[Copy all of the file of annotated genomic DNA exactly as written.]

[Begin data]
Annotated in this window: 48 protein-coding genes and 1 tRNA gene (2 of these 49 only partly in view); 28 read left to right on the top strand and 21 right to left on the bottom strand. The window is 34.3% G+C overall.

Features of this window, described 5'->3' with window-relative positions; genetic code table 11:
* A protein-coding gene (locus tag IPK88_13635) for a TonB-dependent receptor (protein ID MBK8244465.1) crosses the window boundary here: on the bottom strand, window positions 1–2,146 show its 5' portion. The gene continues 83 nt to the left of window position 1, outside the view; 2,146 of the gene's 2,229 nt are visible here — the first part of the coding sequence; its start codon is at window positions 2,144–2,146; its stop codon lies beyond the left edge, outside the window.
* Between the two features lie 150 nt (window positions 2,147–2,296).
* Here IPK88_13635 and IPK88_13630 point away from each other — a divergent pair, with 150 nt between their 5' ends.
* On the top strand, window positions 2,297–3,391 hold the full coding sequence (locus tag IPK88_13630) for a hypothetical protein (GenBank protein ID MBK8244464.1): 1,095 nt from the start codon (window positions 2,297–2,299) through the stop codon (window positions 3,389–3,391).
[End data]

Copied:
Annotated in this window: 48 protein-coding genes and 1 tRNA gene (2 of these 49 only partly in view); 28 read left to right on the top strand and 21 right to left on the bottom strand. The window is 34.3% G+C overall.

Features of this window, described 5'->3' with window-relative positions; genetic code table 11:
* A protein-coding gene (locus tag IPK88_13635) for a TonB-dependent receptor (protein ID MBK8244465.1) crosses the window boundary here: on the bottom strand, window positions 1–2,146 show its 5' portion. The gene continues 83 nt to the left of window position 1, outside the view; 2,146 of the gene's 2,229 nt are visible here — the first part of the coding sequence; its start codon is at window positions 2,144–2,146; its stop codon lies beyond the left edge, outside the window.
* Between the two features lie 150 nt (window positions 2,147–2,296).
* Here IPK88_13635 and IPK88_13630 point away from each other — a divergent pair, with 150 nt between their 5' ends.
* On the top strand, window positions 2,297–3,391 hold the full coding sequence (locus tag IPK88_13630) for a hypothetical protein (GenBank protein ID MBK8244464.1): 1,095 nt from the start codon (window positions 2,297–2,299) through the stop codon (window positions 3,389–3,391).